Tuesday, November 4, 2014

The post about running, running and more running

Around 230 pounds                               Around 165 pounds

  • Besides what I eat day to day and whether or not I've had weight loss/skin removal surgery, the next most common question I get asked is about running. I have answered this in the past, but it's been a while since I dedicated a post to running, so for those of you wondering, here is my running history, in abbreviated form.
  • I started my weight loss journey at around 300 pounds. Two hundred and ninety-seven to be exact. I lost 67 pounds in 7 months and my weight loss began to slow. I knew I had to start doing some form of exercise to kick start things again. Enter the Learn to Run program through the Running Room. That is how I started running. I ran 3x per week for 10 weeks and started by running for 1 minute and walking for 2 minutes. The next week we ran for 1 minute and walked for 1 minute, then ran for 2 minutes and walked for 1 minute. The running time increased each week, the minute walk always stayed the same. By the end of the 10 weeks, I could run for 10 minutes straight and run 5K. Honest to God, I could barely run for a whole minute without feeling like I was going to expire when I first started running. I'm not going to sugar coat things. Learning to run was one of the hardest things I've ever done. 
  • If it wasn't for the constant encouragement of my clinic instructor Carol, I likely would have given up. But Carol believed in me which made me believe in myself. Prior to taking the LTR clinic, I never did any kind of physical activity. I lived the majority of my life morbidly obese and avoided exercise at all costs. Building up the cardio to run was uncomfortable and challenging. But I promised myself I'd see the LTR clinic to fruition. I told myself that if running wasn't my thing once the 10 weeks was over, I'd move onto something else.
  • By the end of the 10 weeks I lost 25 pounds and was hooked on running. I joined the 5K clinic and by the time that clinic was done, I lost another 25 pounds. So my weight loss certainly kick started again and I had the running bug. Even though it was hard to begin with, I became more confident as a runner and started setting all kinds of running goals for myself. I even started teaching other new runners the Learn to Run Clinic. 
  • Running has not come without it's challenges. I have been running for 2.5 years now. During that time, I have never run pain free. I noticed discomfort in my feet about 3 months in. After ignoring it for a spell, I finally got assessed by a podiatrist. I was referred to many specialists, and I was eventually diagnosed with Morton's Neuroma. This condition makes it painful for me to run long distance (10k+). And I have been told that there is no treatment for my condition. The steroid shots and surgery would put an end my running. So I choose to run with pain. I've gotten used to it. And you likely think I'm nuts, unless you are a runner. And just to clarify, running does not make the condition worse. It's just painful.
  • Running has also changed my body in a way that surprised me. It firmed me up in a way I wasn't expecting. I still have my problem areas, but my legs are strong and I have little loose skin on my stomach. You actually use 4 stomach muscles when you run. Who knew? I will perpetually have a weak ass though unless I work my glutes at the gym. Runners are known for their weak asses.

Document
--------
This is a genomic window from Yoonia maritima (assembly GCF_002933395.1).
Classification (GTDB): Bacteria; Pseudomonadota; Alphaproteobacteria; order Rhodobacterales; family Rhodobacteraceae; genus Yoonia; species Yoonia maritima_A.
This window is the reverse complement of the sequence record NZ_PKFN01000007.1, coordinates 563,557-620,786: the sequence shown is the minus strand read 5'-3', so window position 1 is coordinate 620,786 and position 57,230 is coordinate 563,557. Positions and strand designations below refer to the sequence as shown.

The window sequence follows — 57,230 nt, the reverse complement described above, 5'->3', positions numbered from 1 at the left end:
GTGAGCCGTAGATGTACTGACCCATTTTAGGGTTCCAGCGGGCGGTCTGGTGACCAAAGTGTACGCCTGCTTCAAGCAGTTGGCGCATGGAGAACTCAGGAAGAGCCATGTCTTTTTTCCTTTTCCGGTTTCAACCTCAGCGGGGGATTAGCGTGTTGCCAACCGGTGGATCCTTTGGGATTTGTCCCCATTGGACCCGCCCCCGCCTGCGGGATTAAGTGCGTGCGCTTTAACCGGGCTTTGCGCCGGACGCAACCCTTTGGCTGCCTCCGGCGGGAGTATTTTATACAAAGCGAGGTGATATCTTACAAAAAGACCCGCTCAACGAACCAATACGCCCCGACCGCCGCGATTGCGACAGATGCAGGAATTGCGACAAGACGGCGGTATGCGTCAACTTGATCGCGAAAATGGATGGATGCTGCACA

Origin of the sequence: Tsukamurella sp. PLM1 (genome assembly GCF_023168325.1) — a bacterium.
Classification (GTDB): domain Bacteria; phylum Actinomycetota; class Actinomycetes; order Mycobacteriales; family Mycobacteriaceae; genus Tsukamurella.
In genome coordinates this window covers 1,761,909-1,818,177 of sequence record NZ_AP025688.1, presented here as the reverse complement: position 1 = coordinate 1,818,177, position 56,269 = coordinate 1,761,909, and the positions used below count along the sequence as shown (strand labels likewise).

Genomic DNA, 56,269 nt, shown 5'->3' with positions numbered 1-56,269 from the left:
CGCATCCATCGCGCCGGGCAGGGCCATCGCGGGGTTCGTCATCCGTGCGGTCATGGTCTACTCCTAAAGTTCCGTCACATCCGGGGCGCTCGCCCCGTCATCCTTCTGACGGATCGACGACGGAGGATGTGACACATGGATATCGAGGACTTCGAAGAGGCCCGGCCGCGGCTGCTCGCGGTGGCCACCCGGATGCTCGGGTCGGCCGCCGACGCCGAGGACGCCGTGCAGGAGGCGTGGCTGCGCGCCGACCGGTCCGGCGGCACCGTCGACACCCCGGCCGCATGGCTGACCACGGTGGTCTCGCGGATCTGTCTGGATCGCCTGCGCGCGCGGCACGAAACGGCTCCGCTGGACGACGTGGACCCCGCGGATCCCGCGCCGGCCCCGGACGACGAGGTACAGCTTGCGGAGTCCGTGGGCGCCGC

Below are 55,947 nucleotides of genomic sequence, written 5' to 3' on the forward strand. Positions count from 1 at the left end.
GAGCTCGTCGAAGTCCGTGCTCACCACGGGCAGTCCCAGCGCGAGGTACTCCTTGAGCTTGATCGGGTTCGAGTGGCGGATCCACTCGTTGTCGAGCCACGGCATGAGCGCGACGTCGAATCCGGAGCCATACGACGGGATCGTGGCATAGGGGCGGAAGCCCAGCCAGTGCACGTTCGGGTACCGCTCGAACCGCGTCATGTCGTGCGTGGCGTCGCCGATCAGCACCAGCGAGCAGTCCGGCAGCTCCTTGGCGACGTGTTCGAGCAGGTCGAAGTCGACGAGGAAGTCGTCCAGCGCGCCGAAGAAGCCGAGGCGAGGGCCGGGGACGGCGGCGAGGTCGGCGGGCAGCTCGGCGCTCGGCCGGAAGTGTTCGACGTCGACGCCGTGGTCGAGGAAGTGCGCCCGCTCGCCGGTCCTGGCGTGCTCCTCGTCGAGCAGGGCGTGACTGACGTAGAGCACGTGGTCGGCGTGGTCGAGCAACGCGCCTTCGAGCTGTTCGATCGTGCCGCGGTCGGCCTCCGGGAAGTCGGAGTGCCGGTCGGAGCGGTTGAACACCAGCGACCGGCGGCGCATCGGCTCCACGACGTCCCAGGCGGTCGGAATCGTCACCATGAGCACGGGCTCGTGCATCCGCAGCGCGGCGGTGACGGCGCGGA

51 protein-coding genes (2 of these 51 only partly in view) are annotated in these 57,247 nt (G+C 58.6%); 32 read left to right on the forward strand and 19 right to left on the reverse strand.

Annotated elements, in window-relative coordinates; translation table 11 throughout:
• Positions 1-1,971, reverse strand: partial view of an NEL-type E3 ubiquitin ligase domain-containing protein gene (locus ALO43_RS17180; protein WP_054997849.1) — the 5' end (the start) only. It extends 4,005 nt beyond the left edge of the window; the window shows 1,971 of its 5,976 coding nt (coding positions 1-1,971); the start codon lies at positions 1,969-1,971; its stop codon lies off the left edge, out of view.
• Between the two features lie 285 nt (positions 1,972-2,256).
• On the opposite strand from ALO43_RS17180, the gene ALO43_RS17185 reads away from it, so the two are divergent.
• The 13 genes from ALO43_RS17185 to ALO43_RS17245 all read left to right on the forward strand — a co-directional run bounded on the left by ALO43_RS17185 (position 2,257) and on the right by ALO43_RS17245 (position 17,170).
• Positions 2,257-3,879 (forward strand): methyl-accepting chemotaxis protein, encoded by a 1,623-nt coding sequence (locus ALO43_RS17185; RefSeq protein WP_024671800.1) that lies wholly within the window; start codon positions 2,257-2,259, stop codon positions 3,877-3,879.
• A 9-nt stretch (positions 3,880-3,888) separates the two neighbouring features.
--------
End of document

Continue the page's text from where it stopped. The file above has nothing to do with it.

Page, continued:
• I am a distance runner. I run half marathons (21.1K). My furthest distance was 30K last March in a local road race. I start training for that again next month. I'd like to run a marathon one day, but may not be able to run the whole thing due to the Morton's Neuroma. I have to try though. I'd like to say I did at least one marathon.
  • Right now I am not my healthiest. I am dealing with a lot of injuries. Aside from the Morton's Neuroma which is chronic, I also have an old hamstring injury that is nagging me again, neck and back pain from weight training at the gym, and just a week ago I was diagnosed with the early stages of Plantar Fasciitis on my right foot. On Halloween morning, I fell down the stairs and twisted my left ankle. The swelling is almost gone and it caused me to rest for 4 days in a row. Today I run though. I need to. I'm feeling no worse at this moment than I usually do when I run, but emotionally, I need to run. It's been too long. 
  • Running is not for everyone. I didn't know it would be for me until I tried. And now that I'm running 5 days a week (when I'm not injured), it has become part of me and my daily routine. I plan my days around running. I'm a morning runner which means that I get up early to run when the streets are still empty and quiet. It's my time and something I actually look forward to. I am also blessed because I have a team of professionals that keep me running. A physiotherapist, chiropodist, and massage therapist all make it possible for me to run, as do great work benefits. 
  • Why so much effort you ask? Because I'm a runner and it's something I'm passionate about. It's a part of my identity and it's an important addition to my lifestyle and my maintenance plan. You don't have to be a runner, but it's worth your while to find an activity you enjoy. The endorphins I get from a good workout is more addictive than anything I could eat. That's the honest to God truth and why I run outdoors all year round. Even when it's -25C. So find your sport. Any physical activity is good for the heart and I promise, you'll never feel bad after a work out. But the turmoil I feel from missing runs can be soul breaking. And that is why I make running a priority in my life.